Solutions of inorganic fluorides in water contain F− and bifluoride HF2−. Few inorganic fluorides are soluble in water without undergoing significant hydrolysis. Examples of inorganic fluorides include hydrofluoric acid (HF), sodium fluoride (NaF), and uranium hexafluoride (UF6). In terms of its reactivity, fluoride differs significantly from chloride and other halides, and is more strongly solvated due to its smaller radius/charge ratio. Its closest chemical relative is hydroxide. The Si-F linkage is one of the strongest single bonds. In contrast, other silyl halides are easily hydrolyzed.
Many fluoride minerals are known, but paramount in commercial importance are fluorite and fluoroapatite. Fluoride is found naturally in low concentration in drinking water and foods. Water with underground sources is more likely to have higher levels of fluoride, whereas the concentration in seawater averages 1.3 parts per million (ppm). Fresh water supplies generally contain between 0.01-0.3 ppm, while the ocean contains between 1.2 and 1.5 ppm.
Fluorine is also part of a large variety of drugs including: antipsychotics such as fluphenazine, HIV protease inhibitors such as tipranavir, antibiotics such as ofloxacin and trovafloxacin, and anesthetics such as halothane. These atoms are incorporated in the drug structures to reduce drug metabolism, as the strong C-F bond resists deactivation in the liver by cytochrome P450 oxidases.
Fluoride-containing compounds are so diverse that it is not possible to generalize on their toxicity, which depends on their reactivity and structure, and in the case of salts, their solubility and ability to release fluoride ions.
Soluble fluoride salts, of which NaF is the most common, are mildly toxic but have resulted in both accidental and suicidal deaths from acute poisoning. While the minimum fatal dose in humans is not known, a case of a fatal poisoning of an adult with 4 grams of NaF is documented. Sodium fluorosilicate, Na2SiF6 with its higher fluorine content, can cause death with as little as 0.2 g. The fatal period ranges from 5 min to 12 hours. The mechanism of toxicity involves the combination of the fluoride anion with the calcium ions in the blood to form insoluble calcium fluoride, resulting in hypocalcemia; calcium is indispensable for the function of the nervous system, and the condition can be fatal. Treatment may involve oral administration of dilute calcium hydroxide or calcium chloride to prevent further absorption, and injection of calcium gluconate to increase the calcium levels in the blood. Hydrogen fluoride is more dangerous than salts such as NaF because it is corrosive and volatile, and can result in fatal exposure through inhalation or contact with the skin; calcium gluconate gel is the usual antidote.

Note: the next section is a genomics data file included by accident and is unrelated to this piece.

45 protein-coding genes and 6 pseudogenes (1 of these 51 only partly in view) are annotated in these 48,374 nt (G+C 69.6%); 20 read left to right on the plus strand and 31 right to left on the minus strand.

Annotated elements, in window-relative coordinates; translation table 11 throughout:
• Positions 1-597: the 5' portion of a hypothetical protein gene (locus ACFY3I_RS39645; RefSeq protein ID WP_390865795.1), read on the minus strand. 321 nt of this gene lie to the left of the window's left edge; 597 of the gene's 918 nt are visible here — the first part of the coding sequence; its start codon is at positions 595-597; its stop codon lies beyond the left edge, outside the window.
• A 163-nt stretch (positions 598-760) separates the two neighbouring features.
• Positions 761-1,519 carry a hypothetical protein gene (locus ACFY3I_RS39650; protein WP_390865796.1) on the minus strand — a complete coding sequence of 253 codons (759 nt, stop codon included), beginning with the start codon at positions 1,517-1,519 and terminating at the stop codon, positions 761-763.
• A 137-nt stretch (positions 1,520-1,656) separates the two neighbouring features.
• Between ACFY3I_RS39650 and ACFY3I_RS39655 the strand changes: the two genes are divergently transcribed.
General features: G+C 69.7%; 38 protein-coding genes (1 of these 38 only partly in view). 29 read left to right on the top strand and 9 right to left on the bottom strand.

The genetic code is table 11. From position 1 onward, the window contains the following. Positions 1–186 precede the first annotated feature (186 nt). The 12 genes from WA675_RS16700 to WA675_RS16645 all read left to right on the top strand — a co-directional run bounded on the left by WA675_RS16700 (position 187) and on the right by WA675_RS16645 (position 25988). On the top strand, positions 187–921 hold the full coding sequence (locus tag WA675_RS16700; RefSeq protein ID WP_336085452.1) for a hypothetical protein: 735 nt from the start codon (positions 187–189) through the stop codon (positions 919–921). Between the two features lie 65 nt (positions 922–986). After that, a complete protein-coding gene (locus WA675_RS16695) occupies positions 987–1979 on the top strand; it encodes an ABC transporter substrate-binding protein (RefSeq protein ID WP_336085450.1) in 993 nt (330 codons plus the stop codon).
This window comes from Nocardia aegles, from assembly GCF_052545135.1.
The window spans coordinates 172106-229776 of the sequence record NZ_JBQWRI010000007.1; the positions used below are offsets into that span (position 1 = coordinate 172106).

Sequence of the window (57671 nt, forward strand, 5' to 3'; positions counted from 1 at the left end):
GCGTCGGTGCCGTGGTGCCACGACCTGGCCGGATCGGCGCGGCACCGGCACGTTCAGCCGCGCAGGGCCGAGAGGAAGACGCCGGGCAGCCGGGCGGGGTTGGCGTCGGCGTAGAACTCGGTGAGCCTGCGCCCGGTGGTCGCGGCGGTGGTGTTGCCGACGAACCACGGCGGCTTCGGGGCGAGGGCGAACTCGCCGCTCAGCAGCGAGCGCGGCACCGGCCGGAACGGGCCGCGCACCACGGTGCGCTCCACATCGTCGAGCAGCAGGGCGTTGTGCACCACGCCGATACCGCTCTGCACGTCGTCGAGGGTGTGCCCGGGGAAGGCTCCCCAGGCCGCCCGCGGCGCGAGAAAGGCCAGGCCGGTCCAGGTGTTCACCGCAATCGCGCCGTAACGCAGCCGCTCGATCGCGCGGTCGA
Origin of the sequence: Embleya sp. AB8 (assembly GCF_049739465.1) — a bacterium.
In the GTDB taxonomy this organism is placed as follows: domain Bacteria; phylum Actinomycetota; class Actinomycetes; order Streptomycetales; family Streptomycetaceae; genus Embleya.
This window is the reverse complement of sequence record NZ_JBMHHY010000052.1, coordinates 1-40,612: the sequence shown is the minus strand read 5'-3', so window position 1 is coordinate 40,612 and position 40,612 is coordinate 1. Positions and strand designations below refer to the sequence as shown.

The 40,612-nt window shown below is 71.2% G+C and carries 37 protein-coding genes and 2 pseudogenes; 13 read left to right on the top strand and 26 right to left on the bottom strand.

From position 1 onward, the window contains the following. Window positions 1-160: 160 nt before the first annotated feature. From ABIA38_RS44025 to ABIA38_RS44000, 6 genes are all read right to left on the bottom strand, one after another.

A few organofluorine compounds are extremely toxic, such as organophosphates like sarin and diisopropylfluorophosphate that react with the cholinesterase enzyme at neuromuscular junctions and thus block the transmission of nerve impulses to the muscles. Here, a reactive fluorine-phosphorous bond in the inhibitor is the site of nucleophilic attack by a serine residue in the enzyme's active site, causing the loss of a F- ion and alkylation and inactivation of the enzyme.
While PTFE itself is chemically inert and non-toxic, it begins to deteriorate after the temperature of cookware reaches about 500 °F (260 °C), and decompose above 660 °F (350 °C). These degradation products can be lethal to birds, and can cause flu-like symptoms in humans. In comparison, cooking fats, oils, and butter will begin to scorch and smoke at about 392 °F (200 °C), and meat is usually fried between 400–450 °F (200–230 °C), but empty cookware can exceed this temperature if left unattended on a hot burner.
A 1959 study, (conducted before the Food and Drug Administration approved the material for use in food processing equipment) showed that the toxicity of fumes given off by the coated pan on dry heating was less than that of fumes given off by ordinary cooking oils.